The Vatican has given a big fat thumbs up to the Blues Brothers, the 30-year-old movie that saw John Belushi and Dan Aykroyd outwit cops, Illinois Nazis and ex-girlfriends to save a Catholic orphanage.
Pope Benedict's in-house magazine L'Osservatore Romano has declared the film a "Catholic Classic" which should be recommended viewing for Papists everywhere.
Some media sources seem to be surprised at the decision, with the Telegraph pointing out lines such as "Curtis, I don't want to listen to no jive-ass preacher talking to me about Heaven and Hell."
The preacher in question, played by one James Brown, is an evangelical. Of course good Catholics wouldn't want to listen to some splitter talking theological matters.
In fact, a quick trot through the movie clearly shows its Catholic credentials.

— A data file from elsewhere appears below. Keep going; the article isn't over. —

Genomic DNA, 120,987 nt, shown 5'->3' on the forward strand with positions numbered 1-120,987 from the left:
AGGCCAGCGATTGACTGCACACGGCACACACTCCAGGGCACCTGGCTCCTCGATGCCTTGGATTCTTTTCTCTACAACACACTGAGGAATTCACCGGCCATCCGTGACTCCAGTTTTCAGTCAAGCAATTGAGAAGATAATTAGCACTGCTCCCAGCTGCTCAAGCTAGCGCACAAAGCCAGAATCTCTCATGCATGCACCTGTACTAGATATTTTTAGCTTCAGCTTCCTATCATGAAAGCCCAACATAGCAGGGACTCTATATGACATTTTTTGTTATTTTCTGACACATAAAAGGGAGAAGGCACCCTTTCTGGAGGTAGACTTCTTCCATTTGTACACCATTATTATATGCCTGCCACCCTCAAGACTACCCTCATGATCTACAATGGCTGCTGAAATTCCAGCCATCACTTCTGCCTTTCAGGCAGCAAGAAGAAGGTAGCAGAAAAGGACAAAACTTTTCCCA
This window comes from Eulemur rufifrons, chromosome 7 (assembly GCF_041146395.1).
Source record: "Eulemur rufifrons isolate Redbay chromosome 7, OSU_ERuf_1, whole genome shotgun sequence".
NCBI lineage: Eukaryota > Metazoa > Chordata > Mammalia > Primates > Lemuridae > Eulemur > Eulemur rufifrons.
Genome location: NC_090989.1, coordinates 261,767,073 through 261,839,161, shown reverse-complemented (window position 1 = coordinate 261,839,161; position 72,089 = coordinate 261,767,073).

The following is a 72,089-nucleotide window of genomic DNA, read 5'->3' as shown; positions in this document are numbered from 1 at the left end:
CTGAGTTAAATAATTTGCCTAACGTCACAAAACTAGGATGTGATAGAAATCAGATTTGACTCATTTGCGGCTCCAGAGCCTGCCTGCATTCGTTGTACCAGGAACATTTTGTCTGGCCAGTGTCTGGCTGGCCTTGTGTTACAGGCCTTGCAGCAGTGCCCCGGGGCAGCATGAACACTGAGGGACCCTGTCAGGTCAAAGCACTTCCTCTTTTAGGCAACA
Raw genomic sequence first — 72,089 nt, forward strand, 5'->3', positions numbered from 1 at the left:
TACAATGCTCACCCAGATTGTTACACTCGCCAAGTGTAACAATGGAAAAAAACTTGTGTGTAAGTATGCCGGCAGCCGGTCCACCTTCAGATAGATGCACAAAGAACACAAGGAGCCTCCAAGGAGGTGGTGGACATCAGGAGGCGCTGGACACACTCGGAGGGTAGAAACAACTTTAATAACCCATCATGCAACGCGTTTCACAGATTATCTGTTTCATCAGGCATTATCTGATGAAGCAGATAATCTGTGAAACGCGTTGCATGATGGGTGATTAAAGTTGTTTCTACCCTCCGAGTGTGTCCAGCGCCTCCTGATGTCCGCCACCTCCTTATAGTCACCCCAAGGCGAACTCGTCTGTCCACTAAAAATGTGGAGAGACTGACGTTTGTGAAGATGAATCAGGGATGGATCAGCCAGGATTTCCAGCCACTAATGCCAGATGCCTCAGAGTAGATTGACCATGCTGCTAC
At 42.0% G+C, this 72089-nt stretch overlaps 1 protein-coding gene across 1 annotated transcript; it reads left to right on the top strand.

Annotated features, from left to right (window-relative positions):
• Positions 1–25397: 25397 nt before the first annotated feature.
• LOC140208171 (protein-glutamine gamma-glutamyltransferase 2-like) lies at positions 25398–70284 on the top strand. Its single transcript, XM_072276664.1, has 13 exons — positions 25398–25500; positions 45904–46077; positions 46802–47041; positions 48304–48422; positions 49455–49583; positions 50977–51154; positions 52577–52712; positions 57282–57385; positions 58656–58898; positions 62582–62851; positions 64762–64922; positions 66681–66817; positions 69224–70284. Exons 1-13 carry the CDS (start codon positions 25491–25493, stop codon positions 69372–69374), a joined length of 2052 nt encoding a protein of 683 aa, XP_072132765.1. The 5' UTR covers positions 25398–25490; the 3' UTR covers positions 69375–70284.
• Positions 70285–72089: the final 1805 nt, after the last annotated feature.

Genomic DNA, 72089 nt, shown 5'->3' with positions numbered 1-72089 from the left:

The Blues Brothers starts with Jake's release from prison, highlighting themes of sin, forgiveness and redemption.
They visit their old Catholic orphanage only to be told by the mother superior that it is to be closed due to a tax bill - referencing the Gospel exhortation to give unto Caesar what is Caesar's.
They then swear in front a nun and are beaten for their trouble - an advert for Catholic education.
Throughout they declare themselves on a mission from God, and clearly enjoy divine protection as they miraculously escape car crashes, rocket attacks and a really angry Aretha Franklin.
Lastly, they dress in black, drink too much, swear and sing. They are clearly traditional neighbourhood Catholic priests. It's incredible that the rest of the world has taken 30 years to catch on. ®